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Consumer Electronics Show Abuzz About Mobility

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Consumer Electronics Show Abuzz About Mobility

Technology

Consumer Electronics Show Abuzz About Mobility

Consumer Electronics Show Abuzz About Mobility

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  • <iframe src="https://www.npr.org/player/embed/6740152/6740153" width="100%" height="290" frameborder="0" scrolling="no" title="NPR embedded audio player">
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More than 140,000 people descend on Las Vegas for the 40th annual Consumer Electronics Show. The buzz this year is about mobile electronic devices that allow users to access whatever information and entertainment they want where they want it. Renee Montagne talks with Laura Sydell about what's cool.

RENEE MONTAGNE, host:

On Mondays we focus on technology. Today consumer electronics. More than 140,000 people have descended on Las Vegas for the 40th Annual Consumers Electronics Show, also known as CES. It begins today. Multinational giants and small startups are there to display gadgets, most of which have not yet been released to the market.

NPR's Laura Sydell joins us from Las Vegas where she's already gotten a peek at what will be on display. Good morning, Laura.

LAURA SYDELL: Good morning, Renee.

MONTAGNE: So what's the big news. What's everybody talking about so far this year?

SYDELL: Mobility, that's the big news this year. All the major manufacturers are hawking devices and technologies that allow consumers to access whatever they want where they want it. And one of the most talked about technologies was announced at an event by Samsung yesterday that was so packed that people were turned away.

Samsung introduced what's called AVSB, which one executive said would liberate the couch potato. And what it is, it's a combination of a chip in various devices and an extra signal that can be sent out by television stations. And it will allow viewers to watch TV from a laptop, maybe on their cell phone or even in a moving car or train. And it's completely new. It's not connected to cell technology or the Internet. It's what Samsung hopes will be a new standard for broadcast digital TV.

MONTAGNE: Now that sounds pretty cool. But was there any one piece of technology that really caught your eye?

SYDELL: Well, there were a few things that caught my eye. It's hard to walk around here without continually saying to yourself, wow, cool. I saw a demonstration of a bit of really interesting software. It requires a laptop, but it will translate spoken English into one of 12 languages. Here's Sean Lanahan from SpeechGear demonstrating the software.

Mr. SEAN LANAHAN (SpeechGear): I am demonstrating a language translation device at the consumer electronics show in Las Vegas.

Unidentified Woman (Computer Voice): (Spanish spoken)

SYDELL: Pretty cool. I should add…

MONTAGNE: Wow.

SYDELL: Yeah. I should add it translates English to Arabic and it's actually already being used by U.S. troops in Iraq.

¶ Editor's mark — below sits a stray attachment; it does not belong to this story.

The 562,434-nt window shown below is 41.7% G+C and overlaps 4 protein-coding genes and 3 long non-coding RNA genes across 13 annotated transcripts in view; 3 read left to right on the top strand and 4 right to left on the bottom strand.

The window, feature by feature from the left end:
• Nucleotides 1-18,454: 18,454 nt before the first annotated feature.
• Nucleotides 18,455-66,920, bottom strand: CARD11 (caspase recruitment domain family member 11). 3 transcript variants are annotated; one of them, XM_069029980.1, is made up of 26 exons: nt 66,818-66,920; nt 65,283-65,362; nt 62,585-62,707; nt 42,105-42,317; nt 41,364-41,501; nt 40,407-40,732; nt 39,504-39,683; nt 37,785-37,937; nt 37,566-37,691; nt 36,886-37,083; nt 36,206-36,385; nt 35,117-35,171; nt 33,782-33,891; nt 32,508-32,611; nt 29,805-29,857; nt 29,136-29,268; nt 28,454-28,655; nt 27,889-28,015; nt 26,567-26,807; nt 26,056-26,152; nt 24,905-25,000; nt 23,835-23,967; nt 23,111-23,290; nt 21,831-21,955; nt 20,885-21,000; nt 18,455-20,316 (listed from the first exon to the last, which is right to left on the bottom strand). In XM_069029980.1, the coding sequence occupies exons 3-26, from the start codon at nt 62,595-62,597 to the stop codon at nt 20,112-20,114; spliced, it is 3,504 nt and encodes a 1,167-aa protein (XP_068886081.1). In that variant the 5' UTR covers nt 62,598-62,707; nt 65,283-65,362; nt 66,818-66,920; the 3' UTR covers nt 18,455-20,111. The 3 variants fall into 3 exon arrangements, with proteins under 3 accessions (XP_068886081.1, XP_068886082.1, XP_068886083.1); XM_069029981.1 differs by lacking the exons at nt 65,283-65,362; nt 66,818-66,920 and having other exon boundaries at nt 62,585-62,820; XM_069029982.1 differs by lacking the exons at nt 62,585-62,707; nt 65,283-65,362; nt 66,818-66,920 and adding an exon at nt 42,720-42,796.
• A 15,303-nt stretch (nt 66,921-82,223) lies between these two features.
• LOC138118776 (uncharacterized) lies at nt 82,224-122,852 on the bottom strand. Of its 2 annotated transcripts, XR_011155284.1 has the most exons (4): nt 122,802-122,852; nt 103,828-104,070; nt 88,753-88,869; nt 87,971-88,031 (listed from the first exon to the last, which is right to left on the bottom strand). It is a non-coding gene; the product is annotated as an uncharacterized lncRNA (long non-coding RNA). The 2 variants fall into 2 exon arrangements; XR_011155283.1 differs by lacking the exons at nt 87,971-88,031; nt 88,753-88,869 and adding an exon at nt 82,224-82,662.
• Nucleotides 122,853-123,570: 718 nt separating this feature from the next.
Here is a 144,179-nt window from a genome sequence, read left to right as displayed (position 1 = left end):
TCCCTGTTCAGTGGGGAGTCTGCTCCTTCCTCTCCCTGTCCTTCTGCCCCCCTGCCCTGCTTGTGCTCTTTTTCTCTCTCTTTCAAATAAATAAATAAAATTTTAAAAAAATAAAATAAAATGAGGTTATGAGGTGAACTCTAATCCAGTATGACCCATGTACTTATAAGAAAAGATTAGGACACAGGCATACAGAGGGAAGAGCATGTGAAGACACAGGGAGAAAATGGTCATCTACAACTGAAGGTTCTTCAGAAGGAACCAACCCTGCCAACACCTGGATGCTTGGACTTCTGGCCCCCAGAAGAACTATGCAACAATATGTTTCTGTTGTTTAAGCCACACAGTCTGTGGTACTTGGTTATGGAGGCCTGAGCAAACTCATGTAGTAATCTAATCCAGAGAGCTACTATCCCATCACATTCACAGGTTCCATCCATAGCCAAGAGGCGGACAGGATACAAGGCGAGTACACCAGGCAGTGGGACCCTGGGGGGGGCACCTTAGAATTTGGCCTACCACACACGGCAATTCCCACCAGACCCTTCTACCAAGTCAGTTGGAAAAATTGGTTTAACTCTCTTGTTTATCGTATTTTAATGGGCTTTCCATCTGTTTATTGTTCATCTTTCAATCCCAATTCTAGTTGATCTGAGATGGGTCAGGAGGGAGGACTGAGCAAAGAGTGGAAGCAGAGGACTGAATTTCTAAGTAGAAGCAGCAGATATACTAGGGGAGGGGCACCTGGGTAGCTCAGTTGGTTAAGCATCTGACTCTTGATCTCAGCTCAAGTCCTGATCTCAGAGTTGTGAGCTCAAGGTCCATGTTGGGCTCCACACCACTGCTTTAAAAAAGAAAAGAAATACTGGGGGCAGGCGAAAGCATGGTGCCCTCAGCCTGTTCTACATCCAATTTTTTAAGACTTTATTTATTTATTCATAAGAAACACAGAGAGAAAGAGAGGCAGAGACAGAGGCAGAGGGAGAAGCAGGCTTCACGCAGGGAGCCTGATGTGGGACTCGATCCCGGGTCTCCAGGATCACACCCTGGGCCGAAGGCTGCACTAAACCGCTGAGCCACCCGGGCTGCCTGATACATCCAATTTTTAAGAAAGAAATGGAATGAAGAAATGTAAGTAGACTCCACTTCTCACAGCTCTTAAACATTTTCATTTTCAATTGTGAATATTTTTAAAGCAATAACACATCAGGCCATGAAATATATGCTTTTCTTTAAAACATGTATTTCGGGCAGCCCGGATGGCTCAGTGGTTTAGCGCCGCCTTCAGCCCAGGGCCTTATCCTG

MONTAGNE: Now some people may be aware that there's a video format war going on right now between two different high definition technologies. There's Blu-Ray, and that's backed by Sony. There's HD DVD, and that's backed by Toshiba. I gather that at least one manufacturer there has introduced a third way.

SYDELL: Well, the big problem for the device manufacturers is that consumers don't want to buy a player that only plays Blu-Ray or that only plays HD DVD. Most people want to wait it out and see which format wins. So LG Electronics decided why not give consumers the device that can play either format?

So now they have a player - that I might add sells for $1,200 - that works with both Blu-Ray and HD DVD. At least one of the companies pushing Blu-Ray - Phillips - called the introduction of this hybrid product divisive, giving consumers yet another option in an already confusing market.

MONTAGNE: And I understand Bill Gates, who happens to be backing HD DVD, gave a keynote address last night. Did he weigh in on the format war.

SYDELL: No. He talked about the new Windows Vista operating system and all its snazzy features that's due out in less than three weeks. His big announcement taps right into the whole mobility theme I talked about earlier. Microsoft has made a deal with Ford Motor Company to put its software into the dashboard with a system called Synch(ph).

And several new Ford models will allow drivers to control music players, such s the iPod, through the dashboard, and it will also allow voice dialing with cell phones and it will read text messages out loud, including such Internet slang as LOL, for laughing out loud.

MONTAGNE: And how long are you going to be there, Laura?

SYDELL: I am going to be here through Wednesday and I'll be checking back in with you.

MONTAGNE: Thanks very much. NPR's Laura Sydell at the Consumer Electronics Show in Las Vegas.

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